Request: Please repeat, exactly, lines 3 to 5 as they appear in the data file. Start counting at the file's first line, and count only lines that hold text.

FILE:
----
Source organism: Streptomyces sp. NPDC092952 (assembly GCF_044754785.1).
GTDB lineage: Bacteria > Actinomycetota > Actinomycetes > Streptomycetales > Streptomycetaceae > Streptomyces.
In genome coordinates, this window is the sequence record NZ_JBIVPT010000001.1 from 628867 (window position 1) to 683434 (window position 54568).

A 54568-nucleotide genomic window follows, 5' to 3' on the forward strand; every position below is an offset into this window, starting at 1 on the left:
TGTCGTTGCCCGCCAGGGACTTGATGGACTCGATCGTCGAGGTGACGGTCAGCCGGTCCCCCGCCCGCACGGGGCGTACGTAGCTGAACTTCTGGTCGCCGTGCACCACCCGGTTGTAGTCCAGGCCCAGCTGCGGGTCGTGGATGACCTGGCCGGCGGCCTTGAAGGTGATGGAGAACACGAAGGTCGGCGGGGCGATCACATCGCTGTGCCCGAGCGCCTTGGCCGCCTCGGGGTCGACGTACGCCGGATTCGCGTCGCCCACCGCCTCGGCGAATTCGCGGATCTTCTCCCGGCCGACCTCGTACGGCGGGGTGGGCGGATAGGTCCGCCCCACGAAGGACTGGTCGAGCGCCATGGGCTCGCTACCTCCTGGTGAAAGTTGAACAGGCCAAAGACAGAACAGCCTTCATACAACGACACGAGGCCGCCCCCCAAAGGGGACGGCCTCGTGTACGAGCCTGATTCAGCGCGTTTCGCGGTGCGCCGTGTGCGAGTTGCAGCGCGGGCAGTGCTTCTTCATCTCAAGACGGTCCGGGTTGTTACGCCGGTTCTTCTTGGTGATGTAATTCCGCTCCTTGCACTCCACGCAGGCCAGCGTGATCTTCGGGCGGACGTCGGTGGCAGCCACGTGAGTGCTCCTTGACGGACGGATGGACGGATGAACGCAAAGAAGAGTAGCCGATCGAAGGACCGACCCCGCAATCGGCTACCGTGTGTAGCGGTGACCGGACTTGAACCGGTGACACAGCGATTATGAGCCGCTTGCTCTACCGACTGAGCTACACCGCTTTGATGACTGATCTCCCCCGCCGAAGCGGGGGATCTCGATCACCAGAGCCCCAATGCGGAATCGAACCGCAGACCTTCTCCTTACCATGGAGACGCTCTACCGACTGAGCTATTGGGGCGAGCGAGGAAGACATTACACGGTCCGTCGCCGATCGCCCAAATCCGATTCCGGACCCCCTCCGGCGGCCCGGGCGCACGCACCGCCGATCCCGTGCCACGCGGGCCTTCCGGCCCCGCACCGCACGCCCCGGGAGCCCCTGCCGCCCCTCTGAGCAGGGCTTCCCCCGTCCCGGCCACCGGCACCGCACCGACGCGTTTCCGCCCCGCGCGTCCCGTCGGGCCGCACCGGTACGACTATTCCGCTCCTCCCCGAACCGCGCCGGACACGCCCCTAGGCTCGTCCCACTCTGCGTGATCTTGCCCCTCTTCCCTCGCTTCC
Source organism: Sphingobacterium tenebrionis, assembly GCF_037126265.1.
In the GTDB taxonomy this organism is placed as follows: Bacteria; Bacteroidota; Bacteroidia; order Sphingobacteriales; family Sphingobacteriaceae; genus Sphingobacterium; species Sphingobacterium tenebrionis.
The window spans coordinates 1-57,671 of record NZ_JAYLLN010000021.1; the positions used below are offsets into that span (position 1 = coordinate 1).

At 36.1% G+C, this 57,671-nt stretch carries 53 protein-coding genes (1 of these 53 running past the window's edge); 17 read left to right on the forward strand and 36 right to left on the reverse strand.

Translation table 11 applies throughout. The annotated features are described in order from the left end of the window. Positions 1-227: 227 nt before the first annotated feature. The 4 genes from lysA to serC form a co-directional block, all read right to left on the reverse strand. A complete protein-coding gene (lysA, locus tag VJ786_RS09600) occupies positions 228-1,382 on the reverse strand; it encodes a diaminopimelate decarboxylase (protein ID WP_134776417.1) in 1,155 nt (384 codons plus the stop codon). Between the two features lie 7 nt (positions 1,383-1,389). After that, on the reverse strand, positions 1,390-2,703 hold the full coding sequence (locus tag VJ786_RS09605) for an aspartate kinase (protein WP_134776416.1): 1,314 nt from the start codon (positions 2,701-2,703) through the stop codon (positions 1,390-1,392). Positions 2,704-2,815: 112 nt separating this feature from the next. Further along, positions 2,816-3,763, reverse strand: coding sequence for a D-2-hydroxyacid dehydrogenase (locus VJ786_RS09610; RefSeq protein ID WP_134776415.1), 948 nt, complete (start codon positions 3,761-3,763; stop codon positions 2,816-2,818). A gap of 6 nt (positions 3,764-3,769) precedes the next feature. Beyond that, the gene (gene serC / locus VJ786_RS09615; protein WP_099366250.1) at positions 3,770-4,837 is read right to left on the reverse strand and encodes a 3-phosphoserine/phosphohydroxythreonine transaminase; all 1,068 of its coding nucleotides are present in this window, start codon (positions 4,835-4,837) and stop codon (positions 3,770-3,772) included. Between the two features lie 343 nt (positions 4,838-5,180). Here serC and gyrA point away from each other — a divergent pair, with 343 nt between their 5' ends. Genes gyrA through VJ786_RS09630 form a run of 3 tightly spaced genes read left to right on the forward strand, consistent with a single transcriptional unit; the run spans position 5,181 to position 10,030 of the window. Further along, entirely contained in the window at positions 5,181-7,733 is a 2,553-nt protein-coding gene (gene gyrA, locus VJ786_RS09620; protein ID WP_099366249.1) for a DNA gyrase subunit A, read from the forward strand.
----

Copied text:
In genome coordinates, this window is the sequence record NZ_JBIVPT010000001.1 from 628867 (window position 1) to 683434 (window position 54568).

A 54568-nucleotide genomic window follows, 5' to 3' on the forward strand; every position below is an offset into this window, starting at 1 on the left:
TGTCGTTGCCCGCCAGGGACTTGATGGACTCGATCGTCGAGGTGACGGTCAGCCGGTCCCCCGCCCGCACGGGGCGTACGTAGCTGAACTTCTGGTCGCCGTGCACCACCCGGTTGTAGTCCAGGCCCAGCTGCGGGTCGTGGATGACCTGGCCGGCGGCCTTGAAGGTGATGGAGAACACGAAGGTCGGCGGGGCGATCACATCGCTGTGCCCGAGCGCCTTGGCCGCCTCGGGGTCGACGTACGCCGGATTCGCGTCGCCCACCGCCTCGGCGAATTCGCGGATCTTCTCCCGGCCGACCTCGTACGGCGGGGTGGGCGGATAGGTCCGCCCCACGAAGGACTGGTCGAGCGCCATGGGCTCGCTACCTCCTGGTGAAAGTTGAACAGGCCAAAGACAGAACAGCCTTCATACAACGACACGAGGCCGCCCCCCAAAGGGGACGGCCTCGTGTACGAGCCTGATTCAGCGCGTTTCGCGGTGCGCCGTGTGCGAGTTGCAGCGCGGGCAGTGCTTCTTCATCTCAAGACGGTCCGGGTTGTTACGCCGGTTCTTCTTGGTGATGTAATTCCGCTCCTTGCACTCCACGCAGGCCAGCGTGATCTTCGGGCGGACGTCGGTGGCAGCCACGTGAGTGCTCCTTGACGGACGGATGGACGGATGAACGCAAAGAAGAGTAGCCGATCGAAGGACCGACCCCGCAATCGGCTACCGTGTGTAGCGGTGACCGGACTTGAACCGGTGACACAGCGATTATGAGCCGCTTGCTCTACCGACTGAGCTACACCGCTTTGATGACTGATCTCCCCCGCCGAAGCGGGGGATCTCGATCACCAGAGCCCCAATGCGGAATCGAACCGCAGACCTTCTCCTTACCATGGAGACGCTCTACCGACTGAGCTATTGGGGCGAGCGAGGAAGACATTACACGGTCCGTCGCCGATCGCCCAAATCCGATTCCGGACCCCCTCCGGCGGCCCGGGCGCACGCACCGCCGATCCCGTGCCACGCGGGCCTTCCGGCCCCGCACCGCACGCCCCGGGAGCCCCTGCCGCCCCTCTGAGCAGGGCTTCCCCCGTCCCGGCCACCGGCACCGCACCGACGCGTTTCCGCCCCGCGCGTCCCGTCGGGCCGCACCGGTACGACTATTCCGCTCCTCCCCGAACCGCGCCGGACACGCCCCTAGGCTCGTCCCACTCTGCGTGATCTTGCCCCTCTTCCCTCGCTTCC